A new Dartmouth study confirms the authenticity of the famous backyard photo of Lee Harvey Oswald holding the same type of rifle used to assassinate President John F. Kennedy.
The findings refute continued claims that the photo was faked because Oswald's pose is physically implausible. The study, which uses a new digital image forensics technique and a 3-D model of Oswald developed by the Dartmouth researchers, appears in the Journal of Digital Forensics, Security and Law.
"Our detailed analysis of Oswald's pose, the lighting and shadows and the rifle in his hands refutes the argument of photo tampering," says senior author Hany Farid, a professor of computer science and a pioneering researcher in digital forensics whose team develops mathematical and computational techniques to detect tampering in photos, videos, audios and documents.
Oswald was killed before his trial, so he never gave a full accounting of the assassination, which fueled theories that he was part of a conspiracy. The theories point to purported inconsistencies in the events of Nov. 22, 1963, and in the evidence collected against Oswald. One such example is a photograph of Oswald in his backyard holstering a pistol and holding a rifle in one hand and Marxist newspapers in the other. The photo was particularly damning because it showed Oswald holding the same type of rifle that was used to assassinate Kennedy.
At the time of his arrest, Oswald claimed the photo was fake. In addition, it has long been argued that the lighting and shadows in the photo are inconsistent; that Oswald's facial features are inconsistent with other photos of him; that the size of the rifle is inconsistent with the known length of that type of rifle; and that Oswald's pose is physically implausible (it appears as if he is standing off balance).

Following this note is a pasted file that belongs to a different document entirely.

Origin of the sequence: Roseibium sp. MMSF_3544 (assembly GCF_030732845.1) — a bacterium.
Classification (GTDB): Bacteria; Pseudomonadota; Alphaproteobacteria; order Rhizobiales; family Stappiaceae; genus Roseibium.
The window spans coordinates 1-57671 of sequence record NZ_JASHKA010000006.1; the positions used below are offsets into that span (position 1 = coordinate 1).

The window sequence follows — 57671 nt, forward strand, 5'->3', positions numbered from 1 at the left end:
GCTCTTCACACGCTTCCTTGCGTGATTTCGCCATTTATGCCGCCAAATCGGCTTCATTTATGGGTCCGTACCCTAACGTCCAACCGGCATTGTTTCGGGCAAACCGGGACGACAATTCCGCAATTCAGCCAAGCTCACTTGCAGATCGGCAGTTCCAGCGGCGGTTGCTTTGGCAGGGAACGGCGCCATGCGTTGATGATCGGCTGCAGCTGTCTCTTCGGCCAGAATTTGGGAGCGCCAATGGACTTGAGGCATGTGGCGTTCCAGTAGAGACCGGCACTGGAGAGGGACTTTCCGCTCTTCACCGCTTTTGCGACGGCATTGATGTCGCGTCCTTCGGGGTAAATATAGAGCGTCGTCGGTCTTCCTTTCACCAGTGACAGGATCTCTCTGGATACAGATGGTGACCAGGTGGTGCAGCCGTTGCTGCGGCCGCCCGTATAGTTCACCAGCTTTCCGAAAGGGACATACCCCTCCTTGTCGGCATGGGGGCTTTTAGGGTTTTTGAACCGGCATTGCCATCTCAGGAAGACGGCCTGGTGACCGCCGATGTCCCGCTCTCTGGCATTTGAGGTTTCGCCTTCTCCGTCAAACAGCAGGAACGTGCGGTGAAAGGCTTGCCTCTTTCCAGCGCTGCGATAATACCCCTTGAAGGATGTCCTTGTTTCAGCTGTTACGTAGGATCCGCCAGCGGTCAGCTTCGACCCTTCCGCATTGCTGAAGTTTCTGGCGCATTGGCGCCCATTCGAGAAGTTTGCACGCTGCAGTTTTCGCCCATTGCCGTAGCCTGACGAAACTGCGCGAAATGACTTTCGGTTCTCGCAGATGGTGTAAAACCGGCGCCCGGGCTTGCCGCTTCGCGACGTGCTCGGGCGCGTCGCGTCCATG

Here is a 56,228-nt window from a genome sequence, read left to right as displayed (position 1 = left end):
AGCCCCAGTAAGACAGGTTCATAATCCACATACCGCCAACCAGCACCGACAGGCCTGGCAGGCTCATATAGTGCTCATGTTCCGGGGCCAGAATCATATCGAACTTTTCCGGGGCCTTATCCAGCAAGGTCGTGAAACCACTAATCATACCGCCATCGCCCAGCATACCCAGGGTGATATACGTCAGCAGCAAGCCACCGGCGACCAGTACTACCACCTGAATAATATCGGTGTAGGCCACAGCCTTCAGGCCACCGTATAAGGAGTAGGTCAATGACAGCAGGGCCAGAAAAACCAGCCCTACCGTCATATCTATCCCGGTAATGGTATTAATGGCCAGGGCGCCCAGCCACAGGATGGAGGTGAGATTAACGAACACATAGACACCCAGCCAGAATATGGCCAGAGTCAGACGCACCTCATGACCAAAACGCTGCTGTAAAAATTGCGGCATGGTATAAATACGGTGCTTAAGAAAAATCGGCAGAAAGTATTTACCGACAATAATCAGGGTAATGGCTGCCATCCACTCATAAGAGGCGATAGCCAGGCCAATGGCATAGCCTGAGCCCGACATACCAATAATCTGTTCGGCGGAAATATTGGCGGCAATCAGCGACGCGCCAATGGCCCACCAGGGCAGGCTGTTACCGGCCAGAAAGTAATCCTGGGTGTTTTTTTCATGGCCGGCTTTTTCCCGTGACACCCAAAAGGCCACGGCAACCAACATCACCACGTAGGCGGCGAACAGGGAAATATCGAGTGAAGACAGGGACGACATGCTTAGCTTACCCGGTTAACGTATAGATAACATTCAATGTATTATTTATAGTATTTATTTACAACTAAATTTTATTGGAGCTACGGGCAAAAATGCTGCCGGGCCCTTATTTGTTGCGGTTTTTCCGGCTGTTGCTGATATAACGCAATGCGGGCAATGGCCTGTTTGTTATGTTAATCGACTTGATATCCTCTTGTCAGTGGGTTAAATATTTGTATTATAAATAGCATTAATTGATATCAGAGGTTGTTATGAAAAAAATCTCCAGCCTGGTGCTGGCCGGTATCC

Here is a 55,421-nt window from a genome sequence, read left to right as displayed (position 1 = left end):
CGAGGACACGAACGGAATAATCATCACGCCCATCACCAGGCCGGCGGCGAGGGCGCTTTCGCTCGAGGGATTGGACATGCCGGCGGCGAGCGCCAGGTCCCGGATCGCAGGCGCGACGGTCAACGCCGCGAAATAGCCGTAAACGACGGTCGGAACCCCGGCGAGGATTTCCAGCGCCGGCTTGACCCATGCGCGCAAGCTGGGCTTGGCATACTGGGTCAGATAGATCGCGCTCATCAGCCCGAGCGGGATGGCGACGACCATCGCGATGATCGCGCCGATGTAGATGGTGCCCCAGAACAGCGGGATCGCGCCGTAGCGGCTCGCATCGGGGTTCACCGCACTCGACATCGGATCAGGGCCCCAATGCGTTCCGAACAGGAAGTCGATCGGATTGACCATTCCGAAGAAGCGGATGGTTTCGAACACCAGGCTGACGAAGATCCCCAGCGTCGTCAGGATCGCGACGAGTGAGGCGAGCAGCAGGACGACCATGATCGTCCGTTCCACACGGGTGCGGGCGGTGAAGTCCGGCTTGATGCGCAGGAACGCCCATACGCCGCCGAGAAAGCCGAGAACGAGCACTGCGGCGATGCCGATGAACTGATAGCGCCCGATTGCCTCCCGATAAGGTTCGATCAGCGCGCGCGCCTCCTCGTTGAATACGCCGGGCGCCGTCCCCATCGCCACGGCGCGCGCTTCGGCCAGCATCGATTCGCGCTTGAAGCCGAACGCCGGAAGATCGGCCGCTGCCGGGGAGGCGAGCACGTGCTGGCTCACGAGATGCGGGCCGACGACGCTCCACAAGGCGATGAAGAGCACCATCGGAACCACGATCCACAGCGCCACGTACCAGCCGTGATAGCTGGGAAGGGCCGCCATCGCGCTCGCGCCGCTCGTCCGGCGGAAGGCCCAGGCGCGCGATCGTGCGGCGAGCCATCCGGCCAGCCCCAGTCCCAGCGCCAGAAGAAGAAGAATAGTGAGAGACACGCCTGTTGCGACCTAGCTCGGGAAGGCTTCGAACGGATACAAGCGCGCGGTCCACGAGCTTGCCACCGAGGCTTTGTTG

The Warren Commission and the House Select Committee on Assassinations concluded claims of photo tampering were unwarranted. Also, Farid's studies in 2009 and 2010 refuted the claim that the lighting and shadows are inconsistent, but these studies did not address claims that Oswald's pose is physically implausible. In the new study, Farid and his team conducted a 3-D stability analysis to determine if this claim is warranted.
Farid teamed with Assistant Professor Emily Whiting, who specializes in architectural geometry, computer-aided design and 3-D fabrication. With the help of graduate student Srivamshi Pittala, they built a physiologically plausible 3-D model of Oswald and posed this model to match his appearance in the backyard photo. By adding the appropriate mass to each part of the 3-D model, they were able to perform a balance analysis on the 3-D model. This analysis revealed that although Oswald appears off-balance, his pose is stable. The analysis also revealed that the lighting and shadows are physically plausible and the length of the rifle is consistent with the length of the rifle used to kill the president.
"Our analysis refutes purported evidence of manipulation in the Oswald photo, but more generally we believe that the type of detailed 3-D modeling performed here can be a powerful forensic tool in reasoning about the physical plausibility of an image," Farid says. "With a simple adjustment to the height and weight, the 3-D human model that we created can be used to forensically analyze the pose, stability and shadows in any image of people."
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